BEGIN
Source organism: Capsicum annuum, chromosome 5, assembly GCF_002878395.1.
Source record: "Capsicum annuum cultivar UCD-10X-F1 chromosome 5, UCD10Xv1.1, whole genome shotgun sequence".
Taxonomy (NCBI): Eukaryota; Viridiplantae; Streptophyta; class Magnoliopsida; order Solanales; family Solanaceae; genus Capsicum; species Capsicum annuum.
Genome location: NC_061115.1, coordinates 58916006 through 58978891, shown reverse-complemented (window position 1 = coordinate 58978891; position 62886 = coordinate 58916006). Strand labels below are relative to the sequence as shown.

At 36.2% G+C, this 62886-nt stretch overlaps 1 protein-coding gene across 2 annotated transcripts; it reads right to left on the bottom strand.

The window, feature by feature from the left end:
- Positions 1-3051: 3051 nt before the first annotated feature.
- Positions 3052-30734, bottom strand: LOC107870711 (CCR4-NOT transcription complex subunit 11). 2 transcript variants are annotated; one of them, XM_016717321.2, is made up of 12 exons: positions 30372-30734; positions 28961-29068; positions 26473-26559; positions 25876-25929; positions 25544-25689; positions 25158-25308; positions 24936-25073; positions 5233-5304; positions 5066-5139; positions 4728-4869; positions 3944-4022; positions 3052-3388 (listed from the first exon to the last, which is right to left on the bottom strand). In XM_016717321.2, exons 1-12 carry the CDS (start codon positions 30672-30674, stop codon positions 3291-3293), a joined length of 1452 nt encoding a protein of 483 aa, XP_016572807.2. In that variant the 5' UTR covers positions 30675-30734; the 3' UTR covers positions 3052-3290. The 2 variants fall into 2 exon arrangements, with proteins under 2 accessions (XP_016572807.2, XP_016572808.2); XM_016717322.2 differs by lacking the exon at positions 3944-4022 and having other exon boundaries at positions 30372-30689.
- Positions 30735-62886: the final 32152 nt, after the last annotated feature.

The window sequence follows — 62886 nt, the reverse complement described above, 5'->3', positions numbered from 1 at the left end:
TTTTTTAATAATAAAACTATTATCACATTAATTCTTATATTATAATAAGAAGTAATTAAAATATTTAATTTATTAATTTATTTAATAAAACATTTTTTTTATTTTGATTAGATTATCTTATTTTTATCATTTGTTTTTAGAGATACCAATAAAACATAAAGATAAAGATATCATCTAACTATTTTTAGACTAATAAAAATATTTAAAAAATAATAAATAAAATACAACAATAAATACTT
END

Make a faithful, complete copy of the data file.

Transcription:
Source organism: Capsicum annuum, chromosome 5, assembly GCF_002878395.1.
Source record: "Capsicum annuum cultivar UCD-10X-F1 chromosome 5, UCD10Xv1.1, whole genome shotgun sequence".
Taxonomy (NCBI): Eukaryota; Viridiplantae; Streptophyta; class Magnoliopsida; order Solanales; family Solanaceae; genus Capsicum; species Capsicum annuum.
Genome location: NC_061115.1, coordinates 58916006 through 58978891, shown reverse-complemented (window position 1 = coordinate 58978891; position 62886 = coordinate 58916006). Strand labels below are relative to the sequence as shown.

At 36.2% G+C, this 62886-nt stretch overlaps 1 protein-coding gene across 2 annotated transcripts; it reads right to left on the bottom strand.

The window, feature by feature from the left end:
- Positions 1-3051: 3051 nt before the first annotated feature.
- Positions 3052-30734, bottom strand: LOC107870711 (CCR4-NOT transcription complex subunit 11). 2 transcript variants are annotated; one of them, XM_016717321.2, is made up of 12 exons: positions 30372-30734; positions 28961-29068; positions 26473-26559; positions 25876-25929; positions 25544-25689; positions 25158-25308; positions 24936-25073; positions 5233-5304; positions 5066-5139; positions 4728-4869; positions 3944-4022; positions 3052-3388 (listed from the first exon to the last, which is right to left on the bottom strand). In XM_016717321.2, exons 1-12 carry the CDS (start codon positions 30672-30674, stop codon positions 3291-3293), a joined length of 1452 nt encoding a protein of 483 aa, XP_016572807.2. In that variant the 5' UTR covers positions 30675-30734; the 3' UTR covers positions 3052-3290. The 2 variants fall into 2 exon arrangements, with proteins under 2 accessions (XP_016572807.2, XP_016572808.2); XM_016717322.2 differs by lacking the exon at positions 3944-4022 and having other exon boundaries at positions 30372-30689.
- Positions 30735-62886: the final 32152 nt, after the last annotated feature.

The window sequence follows — 62886 nt, the reverse complement described above, 5'->3', positions numbered from 1 at the left end:
TTTTTTAATAATAAAACTATTATCACATTAATTCTTATATTATAATAAGAAGTAATTAAAATATTTAATTTATTAATTTATTTAATAAAACATTTTTTTTATTTTGATTAGATTATCTTATTTTTATCATTTGTTTTTAGAGATACCAATAAAACATAAAGATAAAGATATCATCTAACTATTTTTAGACTAATAAAAATATTTAAAAAATAATAAATAAAATACAACAATAAATACTT